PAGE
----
Dualism: Swinburne supports Descartes (Identity)

by David Turell @, Monday, February 22, 2021, 23:16 (164 days ago) @ David Turell

From an interview which mentions his book, "Are We Bodies or Souls":


"3:16: Your latest book asks whether we are bodies or souls and so engage with a very lively current debate within naturalism between substance monists and dualists – the Dennett clan on the one side and the Chalmer clan on the other! –but from a theistic perspective. To the Cartesian it always seemed that it was the body that needed justifying rather than minds or souls but these days the body seems to be taken for granted ( Searle’s comment ‘materialism is the religion of today’) and the problem is how minds fit in with a universe of just bodies. How do you characterize this lively contemporary debate – I take it that broadly speaking you think Descartes got things right?

"RS: Yes, I do think that broadly speaking Descartes got things right. That is what I have argued in Are We Bodies or Souls?

"3:16: You defend substance dualism but do so whilst standing by what current science is telling us about the mind and so forth. Can you sketch for us what you argue – and also say why ‘soul’ isn’t the same as ‘mind’ in your ontology?

"RS: The word “mind” is used in various sentences which merge into each other, and for that reason, I avoid it. I use “soul” in Plato’s and Descartes’s sense of an immaterial substance which is the essential part of each of us, while our bodies are the non—essential part of each of us. I argue that a future person being me consists in that future person having experiences which I will experience; and so the identity of me does not consist in what happens to my body, but in what happens to my conscious life, and so I am who I am in virtue of what happens to my conscious life. Nothing that happens in my body entails or is entailed by what happens to my conscious life. So being me must consist in being a substance separate from my body. But that’s far too short to be totally convincing, and you’ll have to read the book to get a thorough answer.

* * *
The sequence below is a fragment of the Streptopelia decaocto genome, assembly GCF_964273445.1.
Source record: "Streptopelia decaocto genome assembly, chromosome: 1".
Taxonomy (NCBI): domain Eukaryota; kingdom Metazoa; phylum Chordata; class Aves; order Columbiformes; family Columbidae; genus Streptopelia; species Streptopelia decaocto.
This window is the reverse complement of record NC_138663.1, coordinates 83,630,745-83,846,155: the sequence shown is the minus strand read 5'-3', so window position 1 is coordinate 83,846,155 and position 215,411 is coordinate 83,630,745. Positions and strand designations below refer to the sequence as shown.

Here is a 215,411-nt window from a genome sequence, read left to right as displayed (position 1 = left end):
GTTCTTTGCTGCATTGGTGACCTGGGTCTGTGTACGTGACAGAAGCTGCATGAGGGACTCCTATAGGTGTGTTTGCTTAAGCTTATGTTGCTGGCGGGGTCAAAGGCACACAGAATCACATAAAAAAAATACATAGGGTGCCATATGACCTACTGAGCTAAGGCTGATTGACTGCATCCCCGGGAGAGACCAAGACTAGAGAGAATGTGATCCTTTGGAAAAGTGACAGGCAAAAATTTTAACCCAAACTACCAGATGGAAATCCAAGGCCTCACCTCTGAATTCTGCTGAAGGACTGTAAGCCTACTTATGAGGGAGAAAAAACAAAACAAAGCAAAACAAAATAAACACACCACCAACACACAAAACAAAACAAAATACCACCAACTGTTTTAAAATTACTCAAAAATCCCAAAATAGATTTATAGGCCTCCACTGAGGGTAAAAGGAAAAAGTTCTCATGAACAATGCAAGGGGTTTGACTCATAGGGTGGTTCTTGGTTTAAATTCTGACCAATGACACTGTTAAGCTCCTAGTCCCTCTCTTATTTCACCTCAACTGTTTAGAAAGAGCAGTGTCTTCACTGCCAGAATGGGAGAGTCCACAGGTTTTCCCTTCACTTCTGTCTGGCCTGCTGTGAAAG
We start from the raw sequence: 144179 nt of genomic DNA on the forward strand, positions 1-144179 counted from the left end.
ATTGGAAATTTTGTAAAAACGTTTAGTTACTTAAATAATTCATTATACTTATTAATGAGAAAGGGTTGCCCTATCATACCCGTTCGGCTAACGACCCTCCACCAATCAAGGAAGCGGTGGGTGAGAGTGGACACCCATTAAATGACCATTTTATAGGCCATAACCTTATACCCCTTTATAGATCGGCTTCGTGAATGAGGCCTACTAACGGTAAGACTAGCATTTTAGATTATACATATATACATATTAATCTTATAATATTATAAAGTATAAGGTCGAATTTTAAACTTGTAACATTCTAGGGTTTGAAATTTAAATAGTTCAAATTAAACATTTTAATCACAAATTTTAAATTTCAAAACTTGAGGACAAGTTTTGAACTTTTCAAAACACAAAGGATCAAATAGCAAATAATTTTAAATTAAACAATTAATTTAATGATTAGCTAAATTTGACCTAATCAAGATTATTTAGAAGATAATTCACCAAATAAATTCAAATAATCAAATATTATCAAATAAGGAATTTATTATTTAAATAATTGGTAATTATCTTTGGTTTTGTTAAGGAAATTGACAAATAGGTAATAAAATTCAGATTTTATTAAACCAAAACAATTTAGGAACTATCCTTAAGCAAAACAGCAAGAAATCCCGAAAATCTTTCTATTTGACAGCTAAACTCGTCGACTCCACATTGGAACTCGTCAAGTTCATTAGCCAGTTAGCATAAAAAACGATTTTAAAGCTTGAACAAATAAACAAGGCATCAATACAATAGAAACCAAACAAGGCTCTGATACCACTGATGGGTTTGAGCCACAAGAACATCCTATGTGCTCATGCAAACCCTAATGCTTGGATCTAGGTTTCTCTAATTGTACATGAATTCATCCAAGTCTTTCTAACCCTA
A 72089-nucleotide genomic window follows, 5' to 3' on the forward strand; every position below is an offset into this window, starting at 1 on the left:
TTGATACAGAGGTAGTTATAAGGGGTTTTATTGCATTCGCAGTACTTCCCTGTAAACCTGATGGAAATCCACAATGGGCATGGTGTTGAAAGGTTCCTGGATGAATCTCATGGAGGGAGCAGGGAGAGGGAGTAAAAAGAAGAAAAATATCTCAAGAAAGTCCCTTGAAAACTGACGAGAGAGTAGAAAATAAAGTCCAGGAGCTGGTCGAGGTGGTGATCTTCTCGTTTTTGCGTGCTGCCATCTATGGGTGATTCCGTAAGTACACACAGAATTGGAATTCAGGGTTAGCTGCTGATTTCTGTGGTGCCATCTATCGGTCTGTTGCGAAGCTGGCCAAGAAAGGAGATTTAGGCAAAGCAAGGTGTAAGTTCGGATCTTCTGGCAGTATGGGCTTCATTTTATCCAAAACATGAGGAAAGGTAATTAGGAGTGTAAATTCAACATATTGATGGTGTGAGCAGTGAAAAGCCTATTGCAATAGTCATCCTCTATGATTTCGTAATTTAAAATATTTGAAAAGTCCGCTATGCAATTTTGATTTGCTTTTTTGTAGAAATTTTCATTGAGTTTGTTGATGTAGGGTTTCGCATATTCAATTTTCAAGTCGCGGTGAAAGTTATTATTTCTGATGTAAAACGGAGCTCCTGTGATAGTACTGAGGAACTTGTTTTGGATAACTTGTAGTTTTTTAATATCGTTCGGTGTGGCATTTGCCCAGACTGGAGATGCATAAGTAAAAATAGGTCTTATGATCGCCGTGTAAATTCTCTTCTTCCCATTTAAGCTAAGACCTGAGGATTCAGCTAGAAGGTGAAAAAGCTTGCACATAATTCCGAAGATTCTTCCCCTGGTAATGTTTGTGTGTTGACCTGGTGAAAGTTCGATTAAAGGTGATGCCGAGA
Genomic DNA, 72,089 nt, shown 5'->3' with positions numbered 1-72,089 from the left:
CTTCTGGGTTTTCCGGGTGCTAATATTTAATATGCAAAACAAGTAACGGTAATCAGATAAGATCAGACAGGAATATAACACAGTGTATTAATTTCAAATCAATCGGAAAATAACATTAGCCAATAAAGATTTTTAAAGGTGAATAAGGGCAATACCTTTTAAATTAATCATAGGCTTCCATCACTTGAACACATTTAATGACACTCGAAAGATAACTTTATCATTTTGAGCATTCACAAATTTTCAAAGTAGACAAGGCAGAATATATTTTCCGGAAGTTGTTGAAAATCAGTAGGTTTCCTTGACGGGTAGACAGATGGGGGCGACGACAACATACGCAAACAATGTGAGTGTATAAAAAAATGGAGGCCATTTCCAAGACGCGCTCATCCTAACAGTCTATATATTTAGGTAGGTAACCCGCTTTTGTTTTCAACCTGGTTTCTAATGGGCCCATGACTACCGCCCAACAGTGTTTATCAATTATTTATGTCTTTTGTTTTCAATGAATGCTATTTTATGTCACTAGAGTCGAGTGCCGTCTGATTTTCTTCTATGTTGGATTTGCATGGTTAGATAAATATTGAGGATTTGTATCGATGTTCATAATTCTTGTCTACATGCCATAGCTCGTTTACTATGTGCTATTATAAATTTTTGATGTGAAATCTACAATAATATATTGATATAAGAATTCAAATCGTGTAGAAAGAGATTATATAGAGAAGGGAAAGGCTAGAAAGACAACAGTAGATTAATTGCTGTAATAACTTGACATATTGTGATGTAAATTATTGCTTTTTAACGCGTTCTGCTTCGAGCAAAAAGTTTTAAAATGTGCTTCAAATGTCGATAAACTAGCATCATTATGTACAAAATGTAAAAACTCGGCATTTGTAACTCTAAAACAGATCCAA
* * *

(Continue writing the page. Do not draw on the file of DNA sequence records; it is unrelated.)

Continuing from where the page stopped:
"3:16: How does your approach help understand personal identity and the questions that arise when we consider brain damage and aging and whether I can be the same person as the child or the very old person who is (barring unfortunate events) coming afterwards?

"RS: It is my soul which constitutes me. But my soul is sustained in existence by my brain (at least during my earthly life); and my brain largely determines which properties my soul has at any time. Hence my childhood interactions with the world form my childhood brain which forms my childhood outlook on the world; and my old age interactions with the world form my old age brain, which in turn forms my old age outlook on the world.


"3:16: How do you avoid epiphenomenalism ie the view that the soul has no causal effect on the brain, and vice versa – do laws of nature connect them in the right way and do neuro-scientists, physicists etc know these laws ?

"RS: Epiphenomenalism, which I understand more precisely as the view that brain events cause conscious events, but conscious events never cause brain events, is self-defeating. We could only know about our own past life if that conscious life caused effects in our brains which cause our subsequent memories of it; and we could only know about the conscious lives of others, if their conscious lives cause their testimony to it. So if epiphenomenalism were true, we could never have any grounds for believing that we have a conscious life (beyond the present moment) and so we could have no grounds for believing that epiphenomenalism was true."

Comment: I quoted Swinburne at length in my first book. Looking back. I find his thinking has stuck with me. I view the brain as a physical instrument the soul must use to form my immaterial conscious 'me'. There is lots more discussion about God, His personality and religion in this interview, and is worth reviewing.

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